The European Commission has announced changes to air passenger rights which could make it harder to claim compensation for delays.
The EC says that it wants the point at which travellers can claim compensation, currently after three hours’ delay, to be raised to a minimum of five hours.
Package of reforms
This plan is part of a widespread package of reforms which, the Commission claimed, will ensure that passengers are less likely to be stranded at airports. They are likely to come into effect in 2014.
Transport commissioner Siim Kallas, from Estonia, said that the current three-hour limit for delay compensation did not give airlines sufficient time to put right issues such as mechanical failure.
This meant they were more likely simply to cancel flights rather than try to resolve any problems, which meant that passengers would face even greater difficulties in reaching their destinations.
‘Time to sort problems out’
Kallas said: "The aim is to get passengers where they want to be as quickly as possible while giving the airlines the time they need to sort problems out."
The EC said the five-hour limit would apply to short-haul flights of up to 2,175 miles, roughly the distance from London to Egypt, for example.
A nine-hour delay limit would be imposed on flights between 2,175 miles and 3,730 miles, which would cover a UK flight to New York, while the on the longest trips, airlines would not be liable to pay compensation until 12 hours had passed.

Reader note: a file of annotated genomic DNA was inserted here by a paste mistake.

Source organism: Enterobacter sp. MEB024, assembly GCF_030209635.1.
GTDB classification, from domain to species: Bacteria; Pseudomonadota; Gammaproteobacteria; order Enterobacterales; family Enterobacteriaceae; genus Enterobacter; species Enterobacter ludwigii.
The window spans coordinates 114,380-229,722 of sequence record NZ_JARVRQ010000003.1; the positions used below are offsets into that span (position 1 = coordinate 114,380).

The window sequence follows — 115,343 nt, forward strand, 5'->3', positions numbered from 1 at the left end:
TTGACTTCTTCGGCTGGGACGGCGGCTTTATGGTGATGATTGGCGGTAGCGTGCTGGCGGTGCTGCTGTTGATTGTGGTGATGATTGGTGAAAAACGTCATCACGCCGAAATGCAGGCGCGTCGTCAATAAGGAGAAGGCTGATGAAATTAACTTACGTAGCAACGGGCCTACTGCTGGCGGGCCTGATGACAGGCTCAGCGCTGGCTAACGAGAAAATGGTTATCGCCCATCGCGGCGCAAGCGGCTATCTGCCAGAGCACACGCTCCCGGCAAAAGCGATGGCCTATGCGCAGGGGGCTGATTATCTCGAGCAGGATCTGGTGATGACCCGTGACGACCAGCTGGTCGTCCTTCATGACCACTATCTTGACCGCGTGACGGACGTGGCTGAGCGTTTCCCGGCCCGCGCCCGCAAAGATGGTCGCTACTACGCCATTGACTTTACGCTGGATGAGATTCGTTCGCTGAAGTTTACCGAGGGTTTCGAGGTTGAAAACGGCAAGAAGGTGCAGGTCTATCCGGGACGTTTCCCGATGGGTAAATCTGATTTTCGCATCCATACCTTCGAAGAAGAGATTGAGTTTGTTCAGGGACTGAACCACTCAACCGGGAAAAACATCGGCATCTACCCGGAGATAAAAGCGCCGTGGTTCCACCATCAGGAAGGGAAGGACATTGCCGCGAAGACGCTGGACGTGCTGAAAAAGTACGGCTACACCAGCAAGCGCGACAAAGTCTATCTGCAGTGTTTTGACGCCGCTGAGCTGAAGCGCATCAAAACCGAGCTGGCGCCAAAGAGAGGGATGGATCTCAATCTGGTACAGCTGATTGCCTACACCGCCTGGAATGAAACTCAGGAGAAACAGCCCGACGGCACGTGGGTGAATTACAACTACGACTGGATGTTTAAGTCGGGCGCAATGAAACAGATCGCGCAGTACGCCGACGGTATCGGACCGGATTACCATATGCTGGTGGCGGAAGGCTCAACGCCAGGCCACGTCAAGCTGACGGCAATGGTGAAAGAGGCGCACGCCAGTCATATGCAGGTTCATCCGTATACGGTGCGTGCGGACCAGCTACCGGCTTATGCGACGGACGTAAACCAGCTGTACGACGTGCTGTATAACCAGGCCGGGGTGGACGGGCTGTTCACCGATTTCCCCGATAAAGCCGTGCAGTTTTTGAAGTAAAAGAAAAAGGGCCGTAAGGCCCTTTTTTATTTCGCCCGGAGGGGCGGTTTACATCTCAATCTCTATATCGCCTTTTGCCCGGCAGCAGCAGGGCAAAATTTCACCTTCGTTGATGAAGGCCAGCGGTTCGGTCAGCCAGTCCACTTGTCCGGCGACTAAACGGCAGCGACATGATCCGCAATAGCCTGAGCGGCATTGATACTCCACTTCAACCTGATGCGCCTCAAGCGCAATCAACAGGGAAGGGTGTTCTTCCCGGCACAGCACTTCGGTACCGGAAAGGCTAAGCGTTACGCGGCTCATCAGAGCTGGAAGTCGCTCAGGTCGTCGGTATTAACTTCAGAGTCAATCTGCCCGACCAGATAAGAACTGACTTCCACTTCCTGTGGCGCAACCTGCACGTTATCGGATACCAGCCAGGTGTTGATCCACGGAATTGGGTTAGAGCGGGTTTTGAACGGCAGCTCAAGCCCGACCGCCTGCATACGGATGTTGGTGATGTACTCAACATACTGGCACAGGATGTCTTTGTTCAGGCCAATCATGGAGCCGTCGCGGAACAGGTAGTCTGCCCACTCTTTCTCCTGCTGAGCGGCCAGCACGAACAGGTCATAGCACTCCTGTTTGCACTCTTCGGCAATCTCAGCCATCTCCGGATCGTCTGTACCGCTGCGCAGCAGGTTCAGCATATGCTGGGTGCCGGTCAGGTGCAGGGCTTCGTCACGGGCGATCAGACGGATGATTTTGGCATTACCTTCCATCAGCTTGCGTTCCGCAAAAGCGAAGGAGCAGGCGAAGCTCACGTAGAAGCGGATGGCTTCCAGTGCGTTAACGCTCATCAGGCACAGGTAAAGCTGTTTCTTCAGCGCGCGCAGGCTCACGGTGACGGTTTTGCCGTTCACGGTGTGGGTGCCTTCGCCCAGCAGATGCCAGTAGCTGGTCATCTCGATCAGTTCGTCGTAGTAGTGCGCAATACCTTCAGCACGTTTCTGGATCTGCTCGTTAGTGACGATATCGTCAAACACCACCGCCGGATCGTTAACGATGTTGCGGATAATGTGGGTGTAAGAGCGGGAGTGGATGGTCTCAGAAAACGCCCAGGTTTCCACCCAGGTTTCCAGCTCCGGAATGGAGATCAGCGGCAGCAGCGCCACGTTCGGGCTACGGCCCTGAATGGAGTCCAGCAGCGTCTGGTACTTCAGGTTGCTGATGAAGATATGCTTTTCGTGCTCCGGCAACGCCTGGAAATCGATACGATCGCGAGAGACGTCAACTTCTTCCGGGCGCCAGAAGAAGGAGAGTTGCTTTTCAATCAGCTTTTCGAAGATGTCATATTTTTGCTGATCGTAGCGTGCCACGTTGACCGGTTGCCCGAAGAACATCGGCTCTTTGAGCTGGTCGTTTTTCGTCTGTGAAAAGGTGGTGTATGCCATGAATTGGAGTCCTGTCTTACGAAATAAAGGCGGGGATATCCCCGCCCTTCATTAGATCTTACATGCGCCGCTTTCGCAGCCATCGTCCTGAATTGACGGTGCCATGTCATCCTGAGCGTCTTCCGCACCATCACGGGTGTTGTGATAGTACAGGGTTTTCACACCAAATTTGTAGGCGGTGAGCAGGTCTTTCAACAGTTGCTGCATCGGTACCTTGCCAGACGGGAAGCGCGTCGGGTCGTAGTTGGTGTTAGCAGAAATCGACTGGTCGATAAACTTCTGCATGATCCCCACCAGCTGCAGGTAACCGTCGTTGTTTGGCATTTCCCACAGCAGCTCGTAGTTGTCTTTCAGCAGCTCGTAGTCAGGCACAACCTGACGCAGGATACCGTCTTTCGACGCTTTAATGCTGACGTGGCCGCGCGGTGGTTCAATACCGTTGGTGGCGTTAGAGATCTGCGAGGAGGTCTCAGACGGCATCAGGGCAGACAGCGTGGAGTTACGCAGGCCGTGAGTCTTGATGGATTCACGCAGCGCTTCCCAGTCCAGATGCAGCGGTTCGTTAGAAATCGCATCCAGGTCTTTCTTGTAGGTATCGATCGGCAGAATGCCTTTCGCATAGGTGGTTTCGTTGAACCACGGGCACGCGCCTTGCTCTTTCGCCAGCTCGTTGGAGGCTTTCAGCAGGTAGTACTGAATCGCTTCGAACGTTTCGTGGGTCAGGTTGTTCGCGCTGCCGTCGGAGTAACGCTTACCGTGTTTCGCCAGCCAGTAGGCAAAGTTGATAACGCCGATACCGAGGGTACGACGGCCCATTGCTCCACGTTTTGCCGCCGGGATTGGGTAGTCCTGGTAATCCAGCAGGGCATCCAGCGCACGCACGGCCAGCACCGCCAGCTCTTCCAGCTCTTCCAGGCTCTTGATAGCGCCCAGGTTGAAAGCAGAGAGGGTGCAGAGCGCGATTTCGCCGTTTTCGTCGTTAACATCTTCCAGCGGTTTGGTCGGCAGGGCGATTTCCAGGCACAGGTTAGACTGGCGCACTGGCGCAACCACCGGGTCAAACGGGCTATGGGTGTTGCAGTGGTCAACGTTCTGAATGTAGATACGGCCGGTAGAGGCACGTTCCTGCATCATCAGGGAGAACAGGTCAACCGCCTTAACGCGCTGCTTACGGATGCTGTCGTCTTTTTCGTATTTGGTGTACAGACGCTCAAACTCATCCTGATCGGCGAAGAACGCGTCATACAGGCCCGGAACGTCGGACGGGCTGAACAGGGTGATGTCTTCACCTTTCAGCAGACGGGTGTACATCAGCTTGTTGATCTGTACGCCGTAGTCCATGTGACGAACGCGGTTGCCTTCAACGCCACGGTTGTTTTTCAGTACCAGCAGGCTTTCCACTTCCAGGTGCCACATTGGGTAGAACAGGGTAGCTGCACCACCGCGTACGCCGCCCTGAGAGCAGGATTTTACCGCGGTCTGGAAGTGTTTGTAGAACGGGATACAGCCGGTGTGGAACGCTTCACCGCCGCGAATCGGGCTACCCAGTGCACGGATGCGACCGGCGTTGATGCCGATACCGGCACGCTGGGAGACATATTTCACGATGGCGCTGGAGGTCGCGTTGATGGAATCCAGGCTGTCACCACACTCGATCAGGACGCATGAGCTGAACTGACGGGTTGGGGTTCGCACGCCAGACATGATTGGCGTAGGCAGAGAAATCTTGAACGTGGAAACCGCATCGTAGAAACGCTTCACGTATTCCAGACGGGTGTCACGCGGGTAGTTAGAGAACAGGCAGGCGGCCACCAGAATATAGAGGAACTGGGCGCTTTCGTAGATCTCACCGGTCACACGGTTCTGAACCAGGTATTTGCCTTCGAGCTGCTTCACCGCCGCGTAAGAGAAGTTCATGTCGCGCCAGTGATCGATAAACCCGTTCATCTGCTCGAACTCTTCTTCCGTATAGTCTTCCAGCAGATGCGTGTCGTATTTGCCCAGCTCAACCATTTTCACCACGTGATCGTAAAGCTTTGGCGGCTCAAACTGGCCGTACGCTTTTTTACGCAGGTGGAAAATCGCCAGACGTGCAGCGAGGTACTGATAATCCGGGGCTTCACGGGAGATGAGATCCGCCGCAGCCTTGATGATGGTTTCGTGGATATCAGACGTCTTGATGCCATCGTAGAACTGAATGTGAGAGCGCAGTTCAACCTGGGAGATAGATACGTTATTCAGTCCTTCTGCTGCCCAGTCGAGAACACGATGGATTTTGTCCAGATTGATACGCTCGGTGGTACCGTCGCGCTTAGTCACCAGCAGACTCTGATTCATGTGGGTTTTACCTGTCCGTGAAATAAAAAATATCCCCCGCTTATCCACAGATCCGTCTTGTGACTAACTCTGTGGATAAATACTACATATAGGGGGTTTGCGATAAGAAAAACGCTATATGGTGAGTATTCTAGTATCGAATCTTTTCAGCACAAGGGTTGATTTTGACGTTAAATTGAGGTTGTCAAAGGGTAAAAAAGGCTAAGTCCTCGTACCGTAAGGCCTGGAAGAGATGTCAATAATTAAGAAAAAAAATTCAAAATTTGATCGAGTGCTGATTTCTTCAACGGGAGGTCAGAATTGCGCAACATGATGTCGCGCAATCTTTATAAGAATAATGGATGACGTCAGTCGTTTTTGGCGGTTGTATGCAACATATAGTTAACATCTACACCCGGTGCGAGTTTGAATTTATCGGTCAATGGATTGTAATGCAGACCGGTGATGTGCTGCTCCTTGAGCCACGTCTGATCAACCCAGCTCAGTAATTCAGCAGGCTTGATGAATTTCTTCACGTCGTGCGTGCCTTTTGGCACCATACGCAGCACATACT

But UK Green Party MEP Keith Taylor criticised the proposals.
He said: "There is a clear need to clarify EU rules on air passenger rights, notably to ensure the rights of consumers are not compromised.
"However, using this review to soften EU rules on air passenger rights is clearly a totally wrongheaded approach.
"Proposals to extend the acceptable time for delays, beyond which passengers are eligible for compensation, will not fly.
"Instead of kowtowing to the bullyboy tactics of low-cost carriers, the Commission should be seeking greater clarity and enforcement of the existing rules governing air passenger rights."
The Commission also wants airlines to be forced to put passengers on rival carriers’ flights if any delays exceed 12 hours.
And airlines will no longer be able to penalise customers by charging them to change a misspelled name on a ticket.
Carriers will have to provider passengers with clear details of their complaint-handling procedures, such as a website or email address to which correspondence can be directed.
The EC’s proposals must be approved by EU member states and the European Parliament before becoming law.